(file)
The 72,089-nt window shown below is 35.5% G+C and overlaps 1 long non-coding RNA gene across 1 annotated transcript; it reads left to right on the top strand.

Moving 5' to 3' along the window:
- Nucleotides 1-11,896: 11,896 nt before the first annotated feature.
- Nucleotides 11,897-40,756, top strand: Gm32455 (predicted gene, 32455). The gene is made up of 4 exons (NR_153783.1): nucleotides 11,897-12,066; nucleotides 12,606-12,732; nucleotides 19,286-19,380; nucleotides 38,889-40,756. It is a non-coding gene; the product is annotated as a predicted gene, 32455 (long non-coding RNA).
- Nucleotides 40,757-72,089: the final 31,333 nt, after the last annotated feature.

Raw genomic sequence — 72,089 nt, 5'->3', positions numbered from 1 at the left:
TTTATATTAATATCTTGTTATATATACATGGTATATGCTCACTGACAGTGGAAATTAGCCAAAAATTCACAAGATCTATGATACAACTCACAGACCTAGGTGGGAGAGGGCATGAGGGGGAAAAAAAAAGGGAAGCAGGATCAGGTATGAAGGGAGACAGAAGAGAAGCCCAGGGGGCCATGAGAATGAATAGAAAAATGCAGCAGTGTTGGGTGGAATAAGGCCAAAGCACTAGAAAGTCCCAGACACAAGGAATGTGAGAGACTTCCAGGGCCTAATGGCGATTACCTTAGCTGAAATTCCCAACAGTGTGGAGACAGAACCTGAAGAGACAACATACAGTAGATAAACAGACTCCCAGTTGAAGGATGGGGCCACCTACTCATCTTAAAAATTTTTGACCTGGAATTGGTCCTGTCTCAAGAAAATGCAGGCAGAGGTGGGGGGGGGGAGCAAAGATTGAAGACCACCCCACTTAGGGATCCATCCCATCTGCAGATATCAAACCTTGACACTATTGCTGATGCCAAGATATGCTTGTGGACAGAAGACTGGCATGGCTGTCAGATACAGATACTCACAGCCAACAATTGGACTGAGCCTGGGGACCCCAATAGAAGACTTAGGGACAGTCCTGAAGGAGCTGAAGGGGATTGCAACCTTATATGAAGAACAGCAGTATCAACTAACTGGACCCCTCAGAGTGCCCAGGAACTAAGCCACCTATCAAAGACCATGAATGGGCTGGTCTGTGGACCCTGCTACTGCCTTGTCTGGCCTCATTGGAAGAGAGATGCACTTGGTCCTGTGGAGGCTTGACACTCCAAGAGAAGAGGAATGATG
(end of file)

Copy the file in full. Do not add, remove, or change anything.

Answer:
The 72,089-nt window shown below is 35.5% G+C and overlaps 1 long non-coding RNA gene across 1 annotated transcript; it reads left to right on the top strand.

Moving 5' to 3' along the window:
- Nucleotides 1-11,896: 11,896 nt before the first annotated feature.
- Nucleotides 11,897-40,756, top strand: Gm32455 (predicted gene, 32455). The gene is made up of 4 exons (NR_153783.1): nucleotides 11,897-12,066; nucleotides 12,606-12,732; nucleotides 19,286-19,380; nucleotides 38,889-40,756. It is a non-coding gene; the product is annotated as a predicted gene, 32455 (long non-coding RNA).
- Nucleotides 40,757-72,089: the final 31,333 nt, after the last annotated feature.

Raw genomic sequence — 72,089 nt, 5'->3', positions numbered from 1 at the left:
TTTATATTAATATCTTGTTATATATACATGGTATATGCTCACTGACAGTGGAAATTAGCCAAAAATTCACAAGATCTATGATACAACTCACAGACCTAGGTGGGAGAGGGCATGAGGGGGAAAAAAAAAGGGAAGCAGGATCAGGTATGAAGGGAGACAGAAGAGAAGCCCAGGGGGCCATGAGAATGAATAGAAAAATGCAGCAGTGTTGGGTGGAATAAGGCCAAAGCACTAGAAAGTCCCAGACACAAGGAATGTGAGAGACTTCCAGGGCCTAATGGCGATTACCTTAGCTGAAATTCCCAACAGTGTGGAGACAGAACCTGAAGAGACAACATACAGTAGATAAACAGACTCCCAGTTGAAGGATGGGGCCACCTACTCATCTTAAAAATTTTTGACCTGGAATTGGTCCTGTCTCAAGAAAATGCAGGCAGAGGTGGGGGGGGGGAGCAAAGATTGAAGACCACCCCACTTAGGGATCCATCCCATCTGCAGATATCAAACCTTGACACTATTGCTGATGCCAAGATATGCTTGTGGACAGAAGACTGGCATGGCTGTCAGATACAGATACTCACAGCCAACAATTGGACTGAGCCTGGGGACCCCAATAGAAGACTTAGGGACAGTCCTGAAGGAGCTGAAGGGGATTGCAACCTTATATGAAGAACAGCAGTATCAACTAACTGGACCCCTCAGAGTGCCCAGGAACTAAGCCACCTATCAAAGACCATGAATGGGCTGGTCTGTGGACCCTGCTACTGCCTTGTCTGGCCTCATTGGAAGAGAGATGCACTTGGTCCTGTGGAGGCTTGACACTCCAAGAGAAGAGGAATGATG